<i>Downton Abbey</i>'s (from left) Lady Mary Crawley, Lady Rose MacClare and Lady Edith Crawley.

Downton Abbey's (from left) Lady Mary Crawley, Lady Rose MacClare and Lady Edith Crawley.

Downton Abbey creator Julian Fellowes has hinted that the next series of the hit television show could be its last.

The British drama, telling the story of the aristocratic Crawley family, is set to return to screens later this year for a fifth series, having made its debut in 2010.

But Fellowes has now said in an interview that the saga will not "go on forever".

He has been commissioned to write a new US drama called The Gilded Age but told The Wall Street Journal that work on the program would not start until Downton had come to an end.

Fellowes said: "It's for NBC Universal and it will happen when Downton finishes because I just couldn't do both at once.

"I haven't written it yet, but it's about the old aristocracy, the Winthrops and the Stuyvesants and the new money of oil and gas and shipping in the 1870s. It will all be fiction — it won't be real people — but when those families descended on New York, they took over."

The writer, who is also an actor, reassured fans that there would be a fifth series of Downton but referring to a long-running drama, added: "I don't know yet if there is a season six, but it's not going to go on forever. It won't be Perry Mason."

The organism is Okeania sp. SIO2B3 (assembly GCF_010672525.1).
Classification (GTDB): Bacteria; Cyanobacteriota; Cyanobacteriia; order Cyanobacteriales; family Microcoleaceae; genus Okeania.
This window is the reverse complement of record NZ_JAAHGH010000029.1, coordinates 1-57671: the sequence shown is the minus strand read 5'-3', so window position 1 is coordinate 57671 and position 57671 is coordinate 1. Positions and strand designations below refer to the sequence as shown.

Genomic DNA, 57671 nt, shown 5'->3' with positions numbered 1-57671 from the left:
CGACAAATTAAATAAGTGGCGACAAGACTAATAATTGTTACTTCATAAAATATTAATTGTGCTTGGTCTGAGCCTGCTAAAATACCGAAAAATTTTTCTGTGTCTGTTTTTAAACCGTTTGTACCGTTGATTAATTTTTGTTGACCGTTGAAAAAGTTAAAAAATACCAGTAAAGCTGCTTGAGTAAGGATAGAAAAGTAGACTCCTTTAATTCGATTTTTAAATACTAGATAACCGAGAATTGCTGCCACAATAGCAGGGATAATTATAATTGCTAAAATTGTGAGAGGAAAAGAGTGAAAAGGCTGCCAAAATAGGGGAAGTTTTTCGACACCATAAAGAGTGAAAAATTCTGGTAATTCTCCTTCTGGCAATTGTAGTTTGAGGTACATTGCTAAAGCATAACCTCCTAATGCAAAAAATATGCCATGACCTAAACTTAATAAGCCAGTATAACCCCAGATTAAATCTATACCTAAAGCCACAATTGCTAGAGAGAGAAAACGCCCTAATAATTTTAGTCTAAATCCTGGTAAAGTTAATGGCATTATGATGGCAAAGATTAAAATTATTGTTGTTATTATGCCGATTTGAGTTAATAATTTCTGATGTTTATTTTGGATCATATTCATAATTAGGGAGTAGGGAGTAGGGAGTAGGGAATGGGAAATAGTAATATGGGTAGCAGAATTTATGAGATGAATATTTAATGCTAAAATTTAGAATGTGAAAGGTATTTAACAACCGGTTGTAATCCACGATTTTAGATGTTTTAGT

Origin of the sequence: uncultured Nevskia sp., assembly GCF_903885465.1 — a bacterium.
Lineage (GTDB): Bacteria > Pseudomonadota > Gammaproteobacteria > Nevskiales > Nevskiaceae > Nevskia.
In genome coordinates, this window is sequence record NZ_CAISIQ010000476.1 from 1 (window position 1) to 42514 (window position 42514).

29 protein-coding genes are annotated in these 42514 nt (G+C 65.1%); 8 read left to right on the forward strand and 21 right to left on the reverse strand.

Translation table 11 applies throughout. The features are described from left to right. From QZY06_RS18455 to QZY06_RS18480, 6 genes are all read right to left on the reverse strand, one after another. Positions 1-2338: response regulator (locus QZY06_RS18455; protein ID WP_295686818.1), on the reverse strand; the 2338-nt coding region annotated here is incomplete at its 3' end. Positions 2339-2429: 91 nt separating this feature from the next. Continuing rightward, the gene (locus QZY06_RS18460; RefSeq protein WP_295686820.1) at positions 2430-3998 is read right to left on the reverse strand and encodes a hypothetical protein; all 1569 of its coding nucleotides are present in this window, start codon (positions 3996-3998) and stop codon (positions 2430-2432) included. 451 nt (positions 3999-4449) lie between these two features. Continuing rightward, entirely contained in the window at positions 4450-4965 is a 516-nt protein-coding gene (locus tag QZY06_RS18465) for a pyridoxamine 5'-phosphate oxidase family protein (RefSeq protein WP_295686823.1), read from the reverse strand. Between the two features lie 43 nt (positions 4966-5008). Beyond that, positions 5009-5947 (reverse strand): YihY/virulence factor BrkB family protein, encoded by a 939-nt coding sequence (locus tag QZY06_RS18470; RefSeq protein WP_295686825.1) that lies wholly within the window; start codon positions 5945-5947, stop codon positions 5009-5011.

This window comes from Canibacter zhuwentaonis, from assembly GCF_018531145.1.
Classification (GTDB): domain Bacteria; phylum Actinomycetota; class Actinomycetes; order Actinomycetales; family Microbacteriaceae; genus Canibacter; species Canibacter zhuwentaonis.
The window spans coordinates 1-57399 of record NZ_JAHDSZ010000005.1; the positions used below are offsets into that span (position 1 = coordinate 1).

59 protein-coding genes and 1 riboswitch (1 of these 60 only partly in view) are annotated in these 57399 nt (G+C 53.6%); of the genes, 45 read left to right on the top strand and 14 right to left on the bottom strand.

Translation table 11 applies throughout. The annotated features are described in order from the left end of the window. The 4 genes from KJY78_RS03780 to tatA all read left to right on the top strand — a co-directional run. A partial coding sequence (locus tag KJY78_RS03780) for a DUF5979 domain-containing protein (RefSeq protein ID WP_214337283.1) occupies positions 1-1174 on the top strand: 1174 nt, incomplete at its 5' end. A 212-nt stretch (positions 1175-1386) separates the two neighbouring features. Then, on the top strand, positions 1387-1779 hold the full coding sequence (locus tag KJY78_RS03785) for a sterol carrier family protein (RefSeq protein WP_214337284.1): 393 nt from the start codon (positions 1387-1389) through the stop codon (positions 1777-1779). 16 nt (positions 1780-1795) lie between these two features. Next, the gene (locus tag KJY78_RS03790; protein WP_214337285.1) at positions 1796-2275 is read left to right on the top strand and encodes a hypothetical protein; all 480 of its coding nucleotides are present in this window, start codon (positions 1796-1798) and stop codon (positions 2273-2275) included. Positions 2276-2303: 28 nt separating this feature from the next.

He also speculated that if the Crawleys had been a real family, they would have still been running the estate today — albeit in a more "businesslike" way.

He told the Wall Street Journal: "My own belief is that they would survive, but they would be living in a back wing — and you could buy a ticket to visit and they would only come out in the winter."

Downton Abbey was last seen on British screens on Christmas Day, when a special episode was broadcast showing the family visiting London for debutante Lady Rose's coming out.

Meanwhile 20-year television series Absolutely Fabulous, which ended in 2012, looks set for a film revival after creator Jennifer Saunders revealed she will be writing a movie version.

Speaking on The Jonathan Ross Show, Saunders said: "Yes, well I have to do it now because I've threatened to a lot."

Saunders said Dawn French had bet £100,000 ($A184,297) that she would not write it, adding: "So now I have to write it, otherwise I have to pay her £100,000."

PA